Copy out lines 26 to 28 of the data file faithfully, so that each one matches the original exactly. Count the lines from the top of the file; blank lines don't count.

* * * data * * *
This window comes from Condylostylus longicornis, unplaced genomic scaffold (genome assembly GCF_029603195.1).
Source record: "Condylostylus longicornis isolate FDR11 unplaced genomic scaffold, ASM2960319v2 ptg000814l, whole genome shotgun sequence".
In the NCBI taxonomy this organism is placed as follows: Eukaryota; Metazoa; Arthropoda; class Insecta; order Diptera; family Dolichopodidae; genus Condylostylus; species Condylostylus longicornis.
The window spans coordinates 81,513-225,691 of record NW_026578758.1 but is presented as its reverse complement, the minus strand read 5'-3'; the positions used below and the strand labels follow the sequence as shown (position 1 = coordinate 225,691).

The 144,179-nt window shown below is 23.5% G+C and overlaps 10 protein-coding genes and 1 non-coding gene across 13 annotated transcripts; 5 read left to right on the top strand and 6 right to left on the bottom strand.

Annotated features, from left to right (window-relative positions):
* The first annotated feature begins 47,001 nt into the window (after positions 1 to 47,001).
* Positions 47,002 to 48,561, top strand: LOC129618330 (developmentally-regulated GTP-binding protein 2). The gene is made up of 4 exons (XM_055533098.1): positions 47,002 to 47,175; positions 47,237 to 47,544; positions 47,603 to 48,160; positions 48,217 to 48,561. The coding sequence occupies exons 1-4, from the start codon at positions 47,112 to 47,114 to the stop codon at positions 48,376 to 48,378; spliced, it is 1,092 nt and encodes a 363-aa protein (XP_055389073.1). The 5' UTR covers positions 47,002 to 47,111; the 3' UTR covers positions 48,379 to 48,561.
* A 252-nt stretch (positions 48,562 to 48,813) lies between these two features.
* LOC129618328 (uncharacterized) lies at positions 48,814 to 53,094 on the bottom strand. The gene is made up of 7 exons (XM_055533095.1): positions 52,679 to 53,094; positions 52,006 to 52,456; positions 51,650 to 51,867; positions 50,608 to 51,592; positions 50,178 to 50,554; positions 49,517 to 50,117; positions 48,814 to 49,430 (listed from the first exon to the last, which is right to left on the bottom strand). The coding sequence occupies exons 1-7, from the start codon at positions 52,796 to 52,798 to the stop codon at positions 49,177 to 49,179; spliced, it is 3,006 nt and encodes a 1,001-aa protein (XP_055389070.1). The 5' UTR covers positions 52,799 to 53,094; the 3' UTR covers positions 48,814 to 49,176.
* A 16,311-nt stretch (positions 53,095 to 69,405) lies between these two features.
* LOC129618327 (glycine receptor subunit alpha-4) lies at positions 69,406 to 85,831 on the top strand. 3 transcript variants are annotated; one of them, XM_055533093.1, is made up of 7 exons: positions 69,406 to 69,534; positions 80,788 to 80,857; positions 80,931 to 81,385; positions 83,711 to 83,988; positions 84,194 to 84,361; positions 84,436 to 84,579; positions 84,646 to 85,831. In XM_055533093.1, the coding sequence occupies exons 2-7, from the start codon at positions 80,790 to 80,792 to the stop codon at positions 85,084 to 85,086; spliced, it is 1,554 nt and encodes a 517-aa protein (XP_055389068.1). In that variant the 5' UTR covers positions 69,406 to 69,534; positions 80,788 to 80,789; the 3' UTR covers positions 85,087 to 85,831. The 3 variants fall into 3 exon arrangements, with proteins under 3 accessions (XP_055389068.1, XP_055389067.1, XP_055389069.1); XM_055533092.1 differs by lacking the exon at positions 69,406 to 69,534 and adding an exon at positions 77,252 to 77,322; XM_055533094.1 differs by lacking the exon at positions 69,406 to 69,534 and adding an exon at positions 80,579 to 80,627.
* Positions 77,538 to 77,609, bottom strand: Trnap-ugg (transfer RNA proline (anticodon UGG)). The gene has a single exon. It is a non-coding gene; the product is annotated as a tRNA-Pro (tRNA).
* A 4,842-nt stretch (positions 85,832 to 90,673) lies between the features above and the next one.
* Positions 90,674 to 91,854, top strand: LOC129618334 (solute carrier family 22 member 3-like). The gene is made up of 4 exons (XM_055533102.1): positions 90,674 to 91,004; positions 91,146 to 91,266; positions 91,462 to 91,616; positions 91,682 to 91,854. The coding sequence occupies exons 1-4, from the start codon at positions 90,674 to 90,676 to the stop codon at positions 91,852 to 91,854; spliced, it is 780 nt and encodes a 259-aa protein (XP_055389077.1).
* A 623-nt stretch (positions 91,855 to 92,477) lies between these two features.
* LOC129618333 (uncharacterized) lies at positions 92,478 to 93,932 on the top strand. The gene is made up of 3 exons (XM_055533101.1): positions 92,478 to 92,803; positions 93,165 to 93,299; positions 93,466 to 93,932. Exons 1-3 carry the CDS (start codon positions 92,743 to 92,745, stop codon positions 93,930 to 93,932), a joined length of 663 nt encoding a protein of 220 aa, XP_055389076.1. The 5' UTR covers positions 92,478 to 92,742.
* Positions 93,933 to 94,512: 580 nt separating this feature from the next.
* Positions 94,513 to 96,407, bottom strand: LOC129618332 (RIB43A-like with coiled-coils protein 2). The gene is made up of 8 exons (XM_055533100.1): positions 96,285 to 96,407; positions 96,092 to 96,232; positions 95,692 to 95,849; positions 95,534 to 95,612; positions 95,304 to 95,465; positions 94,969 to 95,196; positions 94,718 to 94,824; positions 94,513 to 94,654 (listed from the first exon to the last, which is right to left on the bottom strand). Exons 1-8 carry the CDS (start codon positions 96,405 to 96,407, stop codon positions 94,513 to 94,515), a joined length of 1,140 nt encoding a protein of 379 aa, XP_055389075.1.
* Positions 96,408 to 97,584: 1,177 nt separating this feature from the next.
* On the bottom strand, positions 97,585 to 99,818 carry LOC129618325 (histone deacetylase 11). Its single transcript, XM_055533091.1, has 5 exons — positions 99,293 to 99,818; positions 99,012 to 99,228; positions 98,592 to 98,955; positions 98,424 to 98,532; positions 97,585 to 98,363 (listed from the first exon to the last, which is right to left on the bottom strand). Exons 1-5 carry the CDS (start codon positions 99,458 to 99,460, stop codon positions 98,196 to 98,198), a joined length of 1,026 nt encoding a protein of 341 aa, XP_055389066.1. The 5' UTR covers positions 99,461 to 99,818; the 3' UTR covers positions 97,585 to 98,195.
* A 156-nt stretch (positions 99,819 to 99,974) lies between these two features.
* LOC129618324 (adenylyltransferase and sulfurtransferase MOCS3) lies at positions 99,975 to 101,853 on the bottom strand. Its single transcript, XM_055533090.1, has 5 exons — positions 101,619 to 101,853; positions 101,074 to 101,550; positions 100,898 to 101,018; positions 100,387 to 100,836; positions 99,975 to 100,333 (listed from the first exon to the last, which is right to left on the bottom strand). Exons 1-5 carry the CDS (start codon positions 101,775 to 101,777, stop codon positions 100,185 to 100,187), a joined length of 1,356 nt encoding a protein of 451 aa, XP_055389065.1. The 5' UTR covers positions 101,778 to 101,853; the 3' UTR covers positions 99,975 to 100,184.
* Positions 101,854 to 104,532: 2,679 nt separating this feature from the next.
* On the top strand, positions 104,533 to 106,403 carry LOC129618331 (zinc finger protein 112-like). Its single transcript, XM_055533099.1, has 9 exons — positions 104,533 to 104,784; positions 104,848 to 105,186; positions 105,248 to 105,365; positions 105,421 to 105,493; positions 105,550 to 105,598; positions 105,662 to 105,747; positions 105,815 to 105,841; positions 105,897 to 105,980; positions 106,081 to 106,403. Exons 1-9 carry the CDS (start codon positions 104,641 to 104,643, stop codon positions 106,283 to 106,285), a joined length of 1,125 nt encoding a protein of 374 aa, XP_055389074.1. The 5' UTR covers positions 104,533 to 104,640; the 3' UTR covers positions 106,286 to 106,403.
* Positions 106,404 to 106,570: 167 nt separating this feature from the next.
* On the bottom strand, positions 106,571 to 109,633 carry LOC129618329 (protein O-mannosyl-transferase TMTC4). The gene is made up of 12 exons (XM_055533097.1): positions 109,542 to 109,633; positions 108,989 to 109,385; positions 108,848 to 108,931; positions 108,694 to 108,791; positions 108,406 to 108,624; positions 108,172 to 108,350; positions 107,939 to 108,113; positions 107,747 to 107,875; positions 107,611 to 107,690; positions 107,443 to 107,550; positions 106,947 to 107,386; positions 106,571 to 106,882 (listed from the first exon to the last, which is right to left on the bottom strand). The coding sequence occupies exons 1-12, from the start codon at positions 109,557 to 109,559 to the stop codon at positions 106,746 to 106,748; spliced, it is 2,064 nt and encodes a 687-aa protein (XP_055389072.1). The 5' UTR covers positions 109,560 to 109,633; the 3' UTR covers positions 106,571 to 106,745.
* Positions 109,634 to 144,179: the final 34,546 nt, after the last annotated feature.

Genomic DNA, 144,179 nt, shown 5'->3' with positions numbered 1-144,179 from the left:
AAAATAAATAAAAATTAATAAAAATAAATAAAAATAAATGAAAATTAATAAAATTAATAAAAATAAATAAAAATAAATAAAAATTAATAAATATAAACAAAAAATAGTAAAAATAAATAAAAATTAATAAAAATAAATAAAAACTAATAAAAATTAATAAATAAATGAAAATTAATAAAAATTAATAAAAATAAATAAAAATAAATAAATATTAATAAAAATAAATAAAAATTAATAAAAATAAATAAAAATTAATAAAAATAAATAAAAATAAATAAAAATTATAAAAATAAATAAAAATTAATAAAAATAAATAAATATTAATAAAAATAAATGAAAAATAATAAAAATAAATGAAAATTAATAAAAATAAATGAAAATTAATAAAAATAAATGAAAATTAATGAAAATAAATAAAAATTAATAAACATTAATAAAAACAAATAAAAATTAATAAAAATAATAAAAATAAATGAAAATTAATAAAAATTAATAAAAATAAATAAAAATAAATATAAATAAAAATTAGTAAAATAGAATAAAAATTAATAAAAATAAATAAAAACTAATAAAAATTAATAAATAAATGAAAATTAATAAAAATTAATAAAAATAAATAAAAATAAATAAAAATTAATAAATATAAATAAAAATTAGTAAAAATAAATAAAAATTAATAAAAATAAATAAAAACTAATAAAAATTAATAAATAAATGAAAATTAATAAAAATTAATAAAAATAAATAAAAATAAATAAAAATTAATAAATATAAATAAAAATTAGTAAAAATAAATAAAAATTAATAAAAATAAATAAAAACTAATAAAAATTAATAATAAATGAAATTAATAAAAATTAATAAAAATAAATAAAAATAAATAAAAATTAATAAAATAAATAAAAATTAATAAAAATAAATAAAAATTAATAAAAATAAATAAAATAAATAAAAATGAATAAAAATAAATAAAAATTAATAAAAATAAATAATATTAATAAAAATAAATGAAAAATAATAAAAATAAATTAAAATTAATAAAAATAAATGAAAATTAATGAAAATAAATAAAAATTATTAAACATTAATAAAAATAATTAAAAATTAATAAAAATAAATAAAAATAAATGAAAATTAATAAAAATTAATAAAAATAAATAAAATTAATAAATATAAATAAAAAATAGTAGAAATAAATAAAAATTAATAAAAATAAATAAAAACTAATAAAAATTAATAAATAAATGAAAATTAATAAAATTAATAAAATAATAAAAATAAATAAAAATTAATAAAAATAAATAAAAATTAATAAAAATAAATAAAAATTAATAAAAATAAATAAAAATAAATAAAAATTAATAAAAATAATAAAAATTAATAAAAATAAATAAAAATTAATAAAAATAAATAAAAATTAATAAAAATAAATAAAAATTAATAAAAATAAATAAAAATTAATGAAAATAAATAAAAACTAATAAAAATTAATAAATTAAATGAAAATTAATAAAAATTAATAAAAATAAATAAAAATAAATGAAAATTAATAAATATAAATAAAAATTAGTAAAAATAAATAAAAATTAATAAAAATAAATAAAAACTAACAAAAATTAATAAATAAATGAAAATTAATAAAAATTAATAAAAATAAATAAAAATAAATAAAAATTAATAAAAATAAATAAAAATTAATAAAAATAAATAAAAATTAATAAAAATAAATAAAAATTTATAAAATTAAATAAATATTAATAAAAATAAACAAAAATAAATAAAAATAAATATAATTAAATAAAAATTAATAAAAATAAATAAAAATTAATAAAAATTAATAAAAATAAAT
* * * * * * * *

* Positions 106,404 to 106,570: 167 nt separating this feature from the next.
* On the bottom strand, positions 106,571 to 109,633 carry LOC129618329 (protein O-mannosyl-transferase TMTC4). The gene is made up of 12 exons (XM_055533097.1): positions 109,542 to 109,633; positions 108,989 to 109,385; positions 108,848 to 108,931; positions 108,694 to 108,791; positions 108,406 to 108,624; positions 108,172 to 108,350; positions 107,939 to 108,113; positions 107,747 to 107,875; positions 107,611 to 107,690; positions 107,443 to 107,550; positions 106,947 to 107,386; positions 106,571 to 106,882 (listed from the first exon to the last, which is right to left on the bottom strand). The coding sequence occupies exons 1-12, from the start codon at positions 109,557 to 109,559 to the stop codon at positions 106,746 to 106,748; spliced, it is 2,064 nt and encodes a 687-aa protein (XP_055389072.1). The 5' UTR covers positions 109,560 to 109,633; the 3' UTR covers positions 106,571 to 106,745.
* Positions 109,634 to 144,179: the final 34,546 nt, after the last annotated feature.